Awakening to the Intellectualism of the Bible

by Dr. James Willingham

The Bible is an intellectual book; it is the most intellectual book ever written.  Holy Writ tells us of the Being who inspired it:  the God who is Omniscient.  Since Scripture is so inspired, it follows that we can expect that it should reflect the intelligence commensurate with such a source.  The source of Omniscience is revealing Himself (the masculine term is used in deference to the revelation God has made of Himself in the Book – not to any chauvinistic adherence.  God is truly above the sexual differences between male and female, having created them for His own purposes.  As to the pronoun usages which indicate sex, the real purpose is to make known that the Being who created us is personal.  In fact, there are three persons, the three person God, three in one) in a manner that communicates with human beings.  The use of logic in the written word, Roms. 12:1, reasonable service in the KJV, in the Greek, logikan,  a form of the term for logic, tells us that God is communicating in a logical, rational manner or, in other words, He is communicating in a manner to be understood.  The problem with the understanding will, usually, be the result of dislike for the ideas, concepts, precepts, practices, and natures revealed.

I had been converted from atheism by a vision (one said it was a delusion) of Jesus standing before me, looking at me, with His arm raised like He was knocking at a door.  My response was to run the other way, but He ran with  me, so to speak, and before that evening was out, I had called on Him to forgive me of my sins.  A burden was lifted off of my heart that I didn’t even know I had.  Then I cried tears of joy for the first time in my life.  Later, I was called to preach and served two churches, consecutively, for about 3.5 years.  I wound up in a state university, working on a Master in American Social and Intellectual History.  By B.S. Ed., was from a Black State University in History, and it actually encompassed 155 semester hours taken in some six schools.  During that time I had begun a research project at the suggestion of a Black professor, a research in church history which I carried on for six years, covering more than 250 sources, and totaling some 3,000 5×8 notecards (about 6,000 pages of writing as I used both sides of the cards).  the research covered all 2,000 years of church history, dealing primarily with such groups as the Montanists, Novationists, Donatists, Paulicians, Celtics, Waldensians, Lollards, Petrobrussians, Arnoldists, Anabaptists, Baptists, and others.  One might call it an eye opening experience as I saw how the ideas of the Bible influenced behavior.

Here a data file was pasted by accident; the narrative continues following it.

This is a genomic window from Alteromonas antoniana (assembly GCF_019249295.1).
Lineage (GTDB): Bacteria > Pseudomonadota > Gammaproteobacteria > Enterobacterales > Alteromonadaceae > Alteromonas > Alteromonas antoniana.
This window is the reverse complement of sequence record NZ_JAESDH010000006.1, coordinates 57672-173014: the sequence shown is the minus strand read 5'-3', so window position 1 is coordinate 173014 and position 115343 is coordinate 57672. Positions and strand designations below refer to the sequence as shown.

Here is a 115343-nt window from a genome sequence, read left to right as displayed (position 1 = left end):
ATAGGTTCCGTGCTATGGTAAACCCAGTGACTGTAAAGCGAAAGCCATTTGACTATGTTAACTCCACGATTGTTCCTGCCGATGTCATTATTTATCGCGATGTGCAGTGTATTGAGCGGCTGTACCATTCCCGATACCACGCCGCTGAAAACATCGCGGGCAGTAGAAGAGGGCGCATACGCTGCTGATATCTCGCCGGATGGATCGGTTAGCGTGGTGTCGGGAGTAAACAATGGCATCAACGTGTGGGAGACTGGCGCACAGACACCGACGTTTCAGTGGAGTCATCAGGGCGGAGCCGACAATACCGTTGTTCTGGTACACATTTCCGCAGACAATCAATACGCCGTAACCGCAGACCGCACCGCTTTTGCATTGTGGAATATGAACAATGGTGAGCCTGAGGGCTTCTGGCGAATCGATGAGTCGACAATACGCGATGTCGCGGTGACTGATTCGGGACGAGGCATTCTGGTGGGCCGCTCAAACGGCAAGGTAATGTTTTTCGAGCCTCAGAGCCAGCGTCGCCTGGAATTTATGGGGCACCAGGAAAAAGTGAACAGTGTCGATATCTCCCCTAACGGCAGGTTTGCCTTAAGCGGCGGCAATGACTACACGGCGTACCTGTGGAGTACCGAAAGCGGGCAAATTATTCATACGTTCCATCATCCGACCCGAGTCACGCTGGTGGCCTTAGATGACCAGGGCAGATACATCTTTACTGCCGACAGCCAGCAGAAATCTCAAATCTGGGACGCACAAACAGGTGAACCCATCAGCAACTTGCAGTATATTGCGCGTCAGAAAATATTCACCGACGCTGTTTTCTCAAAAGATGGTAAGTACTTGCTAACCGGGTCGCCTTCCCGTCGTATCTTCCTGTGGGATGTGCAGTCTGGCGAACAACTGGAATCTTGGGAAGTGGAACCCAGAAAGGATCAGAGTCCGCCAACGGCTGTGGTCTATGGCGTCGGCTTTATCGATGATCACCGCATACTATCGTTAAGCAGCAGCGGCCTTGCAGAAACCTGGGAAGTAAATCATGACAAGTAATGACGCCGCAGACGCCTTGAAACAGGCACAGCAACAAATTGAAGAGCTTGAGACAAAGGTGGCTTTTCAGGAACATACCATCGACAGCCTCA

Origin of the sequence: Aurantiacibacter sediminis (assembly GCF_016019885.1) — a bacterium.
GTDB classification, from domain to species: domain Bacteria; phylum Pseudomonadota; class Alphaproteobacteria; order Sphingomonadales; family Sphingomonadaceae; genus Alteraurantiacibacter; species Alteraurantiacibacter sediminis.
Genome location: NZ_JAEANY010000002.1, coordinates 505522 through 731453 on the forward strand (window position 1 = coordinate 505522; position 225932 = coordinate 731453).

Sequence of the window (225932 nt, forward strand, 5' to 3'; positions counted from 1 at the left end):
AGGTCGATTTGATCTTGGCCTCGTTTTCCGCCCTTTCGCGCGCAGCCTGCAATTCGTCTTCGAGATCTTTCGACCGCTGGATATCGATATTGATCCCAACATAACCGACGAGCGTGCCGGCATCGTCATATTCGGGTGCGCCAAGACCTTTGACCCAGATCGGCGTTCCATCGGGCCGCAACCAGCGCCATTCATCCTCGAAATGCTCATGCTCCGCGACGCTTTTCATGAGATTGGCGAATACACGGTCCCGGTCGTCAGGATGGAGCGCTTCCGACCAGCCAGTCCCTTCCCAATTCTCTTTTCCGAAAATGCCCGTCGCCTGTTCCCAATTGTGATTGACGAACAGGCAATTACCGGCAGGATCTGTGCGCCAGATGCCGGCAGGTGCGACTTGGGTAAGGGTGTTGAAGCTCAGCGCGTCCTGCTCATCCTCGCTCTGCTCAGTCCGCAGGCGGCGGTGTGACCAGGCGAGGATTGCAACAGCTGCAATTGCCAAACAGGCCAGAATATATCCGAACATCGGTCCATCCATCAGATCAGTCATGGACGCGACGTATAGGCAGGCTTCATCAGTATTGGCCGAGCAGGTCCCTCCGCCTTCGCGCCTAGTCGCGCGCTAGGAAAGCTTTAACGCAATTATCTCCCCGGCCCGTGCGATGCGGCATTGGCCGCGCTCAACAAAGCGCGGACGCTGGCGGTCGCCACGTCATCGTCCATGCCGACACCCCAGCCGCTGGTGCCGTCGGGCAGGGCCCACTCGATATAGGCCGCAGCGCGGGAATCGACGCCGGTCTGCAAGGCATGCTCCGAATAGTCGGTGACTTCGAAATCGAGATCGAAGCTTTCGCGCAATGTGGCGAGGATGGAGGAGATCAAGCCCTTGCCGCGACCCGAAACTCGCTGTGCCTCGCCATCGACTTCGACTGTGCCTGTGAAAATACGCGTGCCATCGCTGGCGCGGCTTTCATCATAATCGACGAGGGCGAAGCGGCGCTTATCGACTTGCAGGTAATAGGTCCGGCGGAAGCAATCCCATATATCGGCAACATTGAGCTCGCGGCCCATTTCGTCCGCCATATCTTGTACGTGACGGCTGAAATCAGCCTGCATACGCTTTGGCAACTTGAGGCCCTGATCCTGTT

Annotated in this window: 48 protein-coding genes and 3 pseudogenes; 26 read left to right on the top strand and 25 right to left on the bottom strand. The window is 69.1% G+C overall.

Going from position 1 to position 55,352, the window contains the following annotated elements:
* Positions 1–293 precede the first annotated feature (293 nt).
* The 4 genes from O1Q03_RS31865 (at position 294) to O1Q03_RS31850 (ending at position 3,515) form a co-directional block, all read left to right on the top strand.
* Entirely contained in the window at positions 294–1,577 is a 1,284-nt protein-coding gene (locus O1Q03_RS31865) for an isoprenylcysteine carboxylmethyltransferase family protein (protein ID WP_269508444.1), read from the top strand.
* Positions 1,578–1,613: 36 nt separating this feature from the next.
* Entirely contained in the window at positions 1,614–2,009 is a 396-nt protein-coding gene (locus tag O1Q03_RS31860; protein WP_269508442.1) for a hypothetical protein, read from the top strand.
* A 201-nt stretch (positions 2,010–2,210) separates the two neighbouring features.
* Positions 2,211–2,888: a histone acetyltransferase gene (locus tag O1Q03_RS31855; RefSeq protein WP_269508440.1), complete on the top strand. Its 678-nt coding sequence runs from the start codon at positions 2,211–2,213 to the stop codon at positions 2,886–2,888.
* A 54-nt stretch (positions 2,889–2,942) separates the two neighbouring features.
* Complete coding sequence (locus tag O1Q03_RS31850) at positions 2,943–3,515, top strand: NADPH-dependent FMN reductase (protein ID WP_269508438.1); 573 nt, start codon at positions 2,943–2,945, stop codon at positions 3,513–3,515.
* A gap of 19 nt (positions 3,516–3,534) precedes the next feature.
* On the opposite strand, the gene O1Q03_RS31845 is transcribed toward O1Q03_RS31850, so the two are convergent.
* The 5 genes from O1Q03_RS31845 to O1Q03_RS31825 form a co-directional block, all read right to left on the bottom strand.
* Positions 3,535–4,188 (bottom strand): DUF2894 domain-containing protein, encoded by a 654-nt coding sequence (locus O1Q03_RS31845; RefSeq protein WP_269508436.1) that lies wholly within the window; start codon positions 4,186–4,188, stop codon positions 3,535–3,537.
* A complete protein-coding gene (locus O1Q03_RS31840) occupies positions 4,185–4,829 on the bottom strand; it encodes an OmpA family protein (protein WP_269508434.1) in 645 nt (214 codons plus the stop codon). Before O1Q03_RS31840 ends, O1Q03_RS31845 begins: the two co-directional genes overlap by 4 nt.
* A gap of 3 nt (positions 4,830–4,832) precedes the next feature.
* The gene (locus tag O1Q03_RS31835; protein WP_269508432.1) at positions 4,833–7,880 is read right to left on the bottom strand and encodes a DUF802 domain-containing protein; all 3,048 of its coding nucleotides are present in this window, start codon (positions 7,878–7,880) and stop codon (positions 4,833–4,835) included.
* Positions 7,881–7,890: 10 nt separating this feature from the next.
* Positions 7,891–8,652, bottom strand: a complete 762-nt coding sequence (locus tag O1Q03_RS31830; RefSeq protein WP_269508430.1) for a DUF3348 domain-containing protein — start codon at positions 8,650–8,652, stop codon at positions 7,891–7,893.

During that Master’s program the thought came to me that I ought to consider the Bible in an intellectual light (after all, I was studying intellectual history).  If the Bible is inspired by Omniscience, as it claims, I postulated, then it follows that it should reflect that depth of wisdom commensurate with such a source.  Writing a Master’s thesis based upon some of the research helped me to think through the matters involved.  The idea that the truths of Scripture shoulatd make a believer balanced, flexible, creative, constant, and magnetic resulted from the observation of believers in history and how their faith affected their behavior.  This is not to say all faiths are positive  in their effect.  Some are demonic and diabolic.  Some are merely human and cannot survive trials.  But true saving, biblically based faith, even with short comings (perfection being reserved for the future life), adds a constructive influence to the life of a believer.  While they do not become perfect by any means, they do change for the better, a change noted by those around them, those whose lives are affected by them.

Intellectually, the Bible has a depth to it that is most difficult, when it comes to comprehension.  We seem to lack discernment, when it comes to matters of depth and detail where wisdom resides.  The Bible calls for the use of the mind.  Even the first requirement of the Gospel, repentance, metanous in the Greek, means a change of mind based upon thought, upon reflection, and this is followed by faith.  Now faith is not a gullible and blind belief; it is an evidentiary based trust, and that is the only reason why faith faced with the seemingly insurmountable trials will trust in God’s greatest purpose in the hardship as the only means for endurance.